pwgen is one of many programs for generating passwords


17

The full list is in man 3 crypt (web version): ID | Method ------------------------------------------------- 1 | MD5 2a | Blowfish (on some Linux distributions) 5 | SHA-256 (since glibc 2.7) 6 | SHA-512 (since glibc 2.7) (Blowfish can be either $2$ or $2a$ according to Wikipedia Crypt ...


17

I suspect you're OS is using DES password encryption, which only supports a maximum of 8 characters. http://serverfault.com/questions/361591/ssh-accepts-only-the-half-password From man crypt(3) GNU EXTENSION The glibc2 version of this function has the following additional features. If salt is a character string starting with the ...


16

Use of passwd -d is plain wrong , at least on Fedora, on any linux distro based on shadow-utils. If you remove the password with passwd -d, it means anyone can login to that user (on console or graphical) providing no password. In order to block logins with password authentication, run passwd -l username, which locks the account making it available to the ...


16

man 5 sudoers informs us that there is an option timestamp_timeout: timestamp_timeout Number of minutes that can elapse before sudo will ask for a passwd again. The timeout may include a fractional component if minute granularity is insufficient, for example 2.5. The default is 5. Set this to 0 to always ...


15

You can drop into single mode from Grub. During boot press Esc on the Grub boot screen when it prompts you to. It may just show you Grub with listings of each kernel - if that's the case don't press Esc. From here select the first entry and press e to edit that entry. Page down to the line that starts with kernel and press e again. This will allow you to ...


15

Passwords on the command line are just a bad idea all the way around. In addition to the methods discussed in the other answers: /proc process list (ps) user's history file User commands can show up in these locations as well: audit logs /var/log/* In addition user's commands can also show up when users login between systems, so in general it's a bad ...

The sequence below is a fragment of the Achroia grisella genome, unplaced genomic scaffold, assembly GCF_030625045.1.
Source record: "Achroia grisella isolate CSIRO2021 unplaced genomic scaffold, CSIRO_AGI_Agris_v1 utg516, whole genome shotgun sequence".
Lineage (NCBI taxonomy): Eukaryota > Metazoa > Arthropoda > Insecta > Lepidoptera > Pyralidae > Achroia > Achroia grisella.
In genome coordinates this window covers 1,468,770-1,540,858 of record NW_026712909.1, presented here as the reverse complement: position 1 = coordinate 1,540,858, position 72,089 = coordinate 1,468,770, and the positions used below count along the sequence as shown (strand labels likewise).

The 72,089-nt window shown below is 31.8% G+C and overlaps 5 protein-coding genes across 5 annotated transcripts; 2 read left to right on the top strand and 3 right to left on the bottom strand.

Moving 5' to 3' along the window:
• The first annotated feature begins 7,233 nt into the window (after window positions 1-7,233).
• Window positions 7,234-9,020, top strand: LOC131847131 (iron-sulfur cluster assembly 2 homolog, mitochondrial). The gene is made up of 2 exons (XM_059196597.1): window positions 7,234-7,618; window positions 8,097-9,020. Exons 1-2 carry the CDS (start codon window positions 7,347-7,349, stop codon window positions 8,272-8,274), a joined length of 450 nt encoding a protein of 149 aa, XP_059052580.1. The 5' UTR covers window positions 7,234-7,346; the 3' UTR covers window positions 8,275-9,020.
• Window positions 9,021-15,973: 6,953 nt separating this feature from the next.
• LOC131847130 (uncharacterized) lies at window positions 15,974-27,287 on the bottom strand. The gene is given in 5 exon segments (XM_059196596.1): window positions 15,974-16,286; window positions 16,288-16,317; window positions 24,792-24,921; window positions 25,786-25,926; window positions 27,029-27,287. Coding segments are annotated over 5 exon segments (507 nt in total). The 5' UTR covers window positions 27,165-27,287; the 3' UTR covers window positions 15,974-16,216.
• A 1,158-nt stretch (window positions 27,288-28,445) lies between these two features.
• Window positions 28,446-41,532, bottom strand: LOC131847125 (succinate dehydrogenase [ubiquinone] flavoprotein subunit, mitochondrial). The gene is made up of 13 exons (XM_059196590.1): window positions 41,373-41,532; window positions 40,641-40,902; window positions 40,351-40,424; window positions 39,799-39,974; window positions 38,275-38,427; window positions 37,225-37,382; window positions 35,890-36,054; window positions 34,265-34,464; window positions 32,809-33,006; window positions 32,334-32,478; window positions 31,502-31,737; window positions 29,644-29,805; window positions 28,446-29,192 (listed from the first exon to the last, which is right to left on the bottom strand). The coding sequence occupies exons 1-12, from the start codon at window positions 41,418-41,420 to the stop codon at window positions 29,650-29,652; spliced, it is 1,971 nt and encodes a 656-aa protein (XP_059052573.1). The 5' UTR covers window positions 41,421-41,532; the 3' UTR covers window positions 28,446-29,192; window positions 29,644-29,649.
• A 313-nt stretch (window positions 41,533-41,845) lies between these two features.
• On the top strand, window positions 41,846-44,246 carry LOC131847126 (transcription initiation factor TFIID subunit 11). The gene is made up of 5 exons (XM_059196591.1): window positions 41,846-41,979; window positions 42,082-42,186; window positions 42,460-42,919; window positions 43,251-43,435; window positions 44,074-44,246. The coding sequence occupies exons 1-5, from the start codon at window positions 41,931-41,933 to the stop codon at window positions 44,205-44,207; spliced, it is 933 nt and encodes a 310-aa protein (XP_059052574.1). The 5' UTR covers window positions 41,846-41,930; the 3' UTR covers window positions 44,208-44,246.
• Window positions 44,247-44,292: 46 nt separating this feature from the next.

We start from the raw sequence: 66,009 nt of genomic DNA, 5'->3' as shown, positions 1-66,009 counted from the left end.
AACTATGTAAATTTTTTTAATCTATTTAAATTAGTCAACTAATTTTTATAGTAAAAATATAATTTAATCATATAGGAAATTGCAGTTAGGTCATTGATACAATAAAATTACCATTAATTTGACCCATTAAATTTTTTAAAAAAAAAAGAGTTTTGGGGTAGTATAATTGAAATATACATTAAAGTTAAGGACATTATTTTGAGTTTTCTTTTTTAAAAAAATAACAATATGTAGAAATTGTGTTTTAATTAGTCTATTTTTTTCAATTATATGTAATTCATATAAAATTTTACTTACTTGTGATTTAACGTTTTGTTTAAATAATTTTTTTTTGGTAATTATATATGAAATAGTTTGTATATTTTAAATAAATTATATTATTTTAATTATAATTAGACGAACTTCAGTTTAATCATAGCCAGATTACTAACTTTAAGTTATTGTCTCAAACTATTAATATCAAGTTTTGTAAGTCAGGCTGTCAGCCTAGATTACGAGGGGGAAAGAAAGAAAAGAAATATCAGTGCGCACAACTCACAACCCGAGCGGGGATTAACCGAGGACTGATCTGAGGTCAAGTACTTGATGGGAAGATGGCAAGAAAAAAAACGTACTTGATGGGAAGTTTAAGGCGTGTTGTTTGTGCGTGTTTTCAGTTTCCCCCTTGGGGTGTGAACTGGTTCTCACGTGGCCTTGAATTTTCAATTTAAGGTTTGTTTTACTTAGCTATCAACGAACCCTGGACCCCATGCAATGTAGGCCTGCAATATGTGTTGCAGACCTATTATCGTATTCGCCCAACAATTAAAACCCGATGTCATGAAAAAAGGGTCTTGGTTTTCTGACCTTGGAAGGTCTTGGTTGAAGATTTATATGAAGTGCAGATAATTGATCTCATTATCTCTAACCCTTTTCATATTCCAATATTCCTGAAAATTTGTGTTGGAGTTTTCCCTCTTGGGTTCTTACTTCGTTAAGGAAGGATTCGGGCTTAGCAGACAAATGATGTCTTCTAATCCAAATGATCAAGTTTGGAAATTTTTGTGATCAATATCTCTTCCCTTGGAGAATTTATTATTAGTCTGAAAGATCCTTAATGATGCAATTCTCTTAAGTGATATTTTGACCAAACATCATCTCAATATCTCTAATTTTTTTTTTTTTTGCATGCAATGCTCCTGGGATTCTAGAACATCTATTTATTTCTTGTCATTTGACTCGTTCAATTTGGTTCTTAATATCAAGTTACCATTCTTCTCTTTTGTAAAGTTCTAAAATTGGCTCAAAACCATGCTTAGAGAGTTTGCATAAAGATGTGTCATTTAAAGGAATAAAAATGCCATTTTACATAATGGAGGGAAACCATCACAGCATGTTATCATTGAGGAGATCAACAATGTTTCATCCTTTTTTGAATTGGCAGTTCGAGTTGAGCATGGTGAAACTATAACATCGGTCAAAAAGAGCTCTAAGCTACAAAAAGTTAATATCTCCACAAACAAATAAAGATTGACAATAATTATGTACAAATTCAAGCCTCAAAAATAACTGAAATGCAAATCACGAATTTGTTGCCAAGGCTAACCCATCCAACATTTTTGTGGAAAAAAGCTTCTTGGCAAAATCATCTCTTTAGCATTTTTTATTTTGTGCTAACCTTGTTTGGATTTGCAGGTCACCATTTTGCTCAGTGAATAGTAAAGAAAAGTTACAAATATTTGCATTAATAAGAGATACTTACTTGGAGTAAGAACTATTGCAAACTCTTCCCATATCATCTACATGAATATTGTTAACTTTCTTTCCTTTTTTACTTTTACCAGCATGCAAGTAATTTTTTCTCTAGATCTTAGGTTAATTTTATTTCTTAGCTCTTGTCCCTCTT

14

From help read: -s do not echo input coming from a terminal


14

Yes, you're looking for mkpasswd, which (at least on Debian) is part of the whois package. Don't ask why... anthony@Zia:~$ mkpasswd -m help Available methods: des standard 56 bit DES-based crypt(3) md5 MD5 sha-256 SHA-256 sha-512 SHA-512 Unfortunately, my version at least doesn't do bcrypt. If your C library does, it should (and the manpage gives ...


14

On any of the Red Hat distros such as Fedora, CentOS, or RHEL the command mkpasswd doesn't include the same set of switches as the version typically included with Debian/Ubuntu. NOTE: The command mkpasswd is actually part of the expect package, and should probably be avoided. You can find out what package it belongs to with either of these commands. $ yum ...


13

sudo -k Will kill the timeout timestamp. You can even put the command afterwards, like sudo -k test_my_privileges.sh From man sudo: -K The -K (sure kill) option is like -k except that it removes the user's time stamp entirely and may not be used in conjunction with a command or other option. This option does not require a password. -k When ...


13

You are thinking that the !, * or x has a special meaning here, and are therefore worrying that there might be some distinction among them. The fact is that these characters are chosen simply because they stand out, at least to Western eyes. These characters connote a missing value, or an exception case, or a warning. You could put boogabooga here and have ...


13

It's not a security flaw; you're able to strace the process because it's your process. You can't just attach strace to any running process. For example: $ sudo sleep 30 & [1] 3660 $ strace -p 3660 attach: ptrace(PTRACE_ATTACH, ...): Operation not permitted su is reporting an incorrect password because it doesn't have sufficient permission to read ...


12

Don't do that... you can either give them root's password or you could execute sudo passwd root (this assumes that sudo is set to use the users password or no password, and that passwd is a command that sudo has authorized to be run by that user).


12

You just have to supply the other system's username in the svn command: $ svn co svn+ssh://otheruser@othersystem/path/to/repo To answer your question's title, too: $ ssh otheruser@othersystem This causes sshd on the remote machine to look in ~otheruser/.ssh/authorized_keys for the public key corresponding to the private key on the machine you're typing ...


12

You need to secure several things, as leaving any of these open introduces a door (it's not really a backdoor since it's all well documented) of similar impact. (Exception: if at step 1 you can physically secure the console as well, then you don't need to do anything else.) Physically secure the computer. You must prevent attackers from disconnecting the ...